An evasive cybercrime syndicate behind major phishing and BEC attacks—described as a US$2bn cyber pandemic—has been busted.

Photo of the arrested suspect in Operation Delilah. Source: INTERPOL

The suspected leader of a transnational phishing/business-email-compromise syndicate has been arrested by the Nigeria Police Force at the Murtala Muhammed International Airport in Lagos—marking the culmination of a year-long international operation coordinated and facilitated by the INTERPOL cybercrime directorate.

Following two earlier sting operations in 2020 and 2021 where 11 suspected members of the syndicated were arrested, this third blitz of INTERPOL’s Operation Delilah had resulted in the arrest on 25 May of a 37-year-old Nigerian man believed to be the mastermind behind the cybercrime ring known as “SilverTerrier” or “TMT”.

Believed to have surfaced in 2014, the threat group had been to attributed to business email compromise (BEC) and phishing attacks on more than 500,000 firms in over 150 countries by 2020.

Sending a strong signal to cybercrime rings

According to Garba Baba Umar, Assistant Inspector General, Nigeria Police Force; Head of Nigeria’s INTERPOL National Central Bureau; and Vice President for Africa on INTERPOL’s Executive Committee: “The arrest of this alleged prominent cybercriminal in Nigeria is testament to the perseverance of our international coalition of law enforcement and INTERPOL’s private sector partners in combatting cybercrime. I hope the results of Operation Delilah will stand as a reminder to cybercriminals across the world that law enforcement will continue to pursue them, and that this arrest will bring comfort to victims of the suspect’s alleged campaigns.”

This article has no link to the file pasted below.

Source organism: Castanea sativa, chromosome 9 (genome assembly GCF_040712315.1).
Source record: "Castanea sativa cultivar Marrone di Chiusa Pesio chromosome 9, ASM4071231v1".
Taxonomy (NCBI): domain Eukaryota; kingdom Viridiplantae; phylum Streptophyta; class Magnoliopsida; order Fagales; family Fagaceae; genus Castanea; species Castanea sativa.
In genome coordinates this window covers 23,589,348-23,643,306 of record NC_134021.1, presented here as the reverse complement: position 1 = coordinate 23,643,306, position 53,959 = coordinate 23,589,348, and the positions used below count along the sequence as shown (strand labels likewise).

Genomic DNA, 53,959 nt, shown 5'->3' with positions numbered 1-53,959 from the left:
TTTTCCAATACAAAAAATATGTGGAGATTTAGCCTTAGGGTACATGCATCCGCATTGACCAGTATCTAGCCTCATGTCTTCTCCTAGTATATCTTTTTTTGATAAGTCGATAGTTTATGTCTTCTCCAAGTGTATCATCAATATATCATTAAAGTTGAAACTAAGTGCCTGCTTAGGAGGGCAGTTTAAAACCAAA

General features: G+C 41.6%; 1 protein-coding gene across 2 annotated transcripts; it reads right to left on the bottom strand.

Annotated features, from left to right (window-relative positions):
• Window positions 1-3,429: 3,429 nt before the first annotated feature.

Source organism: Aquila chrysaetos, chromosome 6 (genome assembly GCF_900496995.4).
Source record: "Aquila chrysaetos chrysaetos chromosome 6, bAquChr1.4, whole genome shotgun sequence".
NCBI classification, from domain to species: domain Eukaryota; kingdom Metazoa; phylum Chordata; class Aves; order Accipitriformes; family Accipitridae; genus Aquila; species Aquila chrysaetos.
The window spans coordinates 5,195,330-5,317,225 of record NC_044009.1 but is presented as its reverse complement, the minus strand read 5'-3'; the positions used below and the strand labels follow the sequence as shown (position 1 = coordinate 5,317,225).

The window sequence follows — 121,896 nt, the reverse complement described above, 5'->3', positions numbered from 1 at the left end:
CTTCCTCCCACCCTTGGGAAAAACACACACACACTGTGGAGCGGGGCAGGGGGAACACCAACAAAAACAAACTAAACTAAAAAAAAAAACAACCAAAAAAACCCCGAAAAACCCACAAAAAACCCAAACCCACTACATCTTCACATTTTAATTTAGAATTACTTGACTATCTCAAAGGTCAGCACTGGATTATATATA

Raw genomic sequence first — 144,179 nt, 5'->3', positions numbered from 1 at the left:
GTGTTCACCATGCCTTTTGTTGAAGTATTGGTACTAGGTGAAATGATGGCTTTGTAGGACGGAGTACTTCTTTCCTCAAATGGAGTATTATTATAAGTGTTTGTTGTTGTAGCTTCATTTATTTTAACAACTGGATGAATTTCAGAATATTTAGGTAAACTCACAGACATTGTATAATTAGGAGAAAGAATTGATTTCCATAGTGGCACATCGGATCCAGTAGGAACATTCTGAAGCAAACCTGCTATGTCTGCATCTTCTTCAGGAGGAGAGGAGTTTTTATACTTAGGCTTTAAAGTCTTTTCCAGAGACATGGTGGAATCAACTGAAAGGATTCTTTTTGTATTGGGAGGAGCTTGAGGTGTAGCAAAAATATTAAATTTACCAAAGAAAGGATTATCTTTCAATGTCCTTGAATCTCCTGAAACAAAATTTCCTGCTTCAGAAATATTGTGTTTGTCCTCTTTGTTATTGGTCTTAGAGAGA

INTERPOL’s Assistant Director, Cybercrime Operations, Bernardo Pillot noted: “This case underlines both the global nature of cybercrime and the commitment required to deliver a successful arrest through a global to regional operational approach in combatting cybercrime. The persistence of national law enforcement agencies, private sector partners and the INTERPOL teams all contributed to this result, analyzing vast quantities of data, and providing technical and live operational support. Cybercrime is a threat that none of our 195 member countries faces alone.”

Support from three cybersecurity firms

Operation Delilah, was initiated by an intelligence referral from Group-IB, Palo Alto Networks’ Unit 42, and Trend Micro. The intelligence was then enriched by analysts within INTERPOL’s Cyber Fusion Centre. INTERPOL’s African Joint Operation against Cybercrime (AFJOC) then referred the intelligence to Nigeria and followed up with multiple case coordination meetings supported by law enforcement in Australia, Canada and the United States. 

Subsequently, investigators began to map out and track the alleged malicious online activities of the suspect with ad hoc support from a private sector firm CyberTOOLBELT.

According to Dmitry Volkov, CEO, Group-IB, one of the cybersecurity firms providing crucial threat intel, Delilah clearly demonstrates how effective cybersecurity can be when all parties are involved and motivated to protect people and companies: “Prompt threat intelligence sharing, private-public partnership, and effective multi-party coordination by INTERPOL’s Cybercrime Directorate were crucial to the success of the operation.”

According to a blog post by Unit 42, “this recent blitz was novel in its approach in that it did not target the easily identifiable money mules or flashy Instagram influencers typically seen benefiting from the BEC schemes. Instead, it focused predominantly on the technical backbone of BEC operations by targeting the actors who possess the skills and knowledge to build and deploy the malware and domain infrastructure used in these schemes.” Of the 11 individuals arrested earlier, six had successfully avoided prosecution for the past half-decade due to the complexities of mapping global victims beyond the flow of stolen funds back to the source of malicious network activity, the blog authors noted.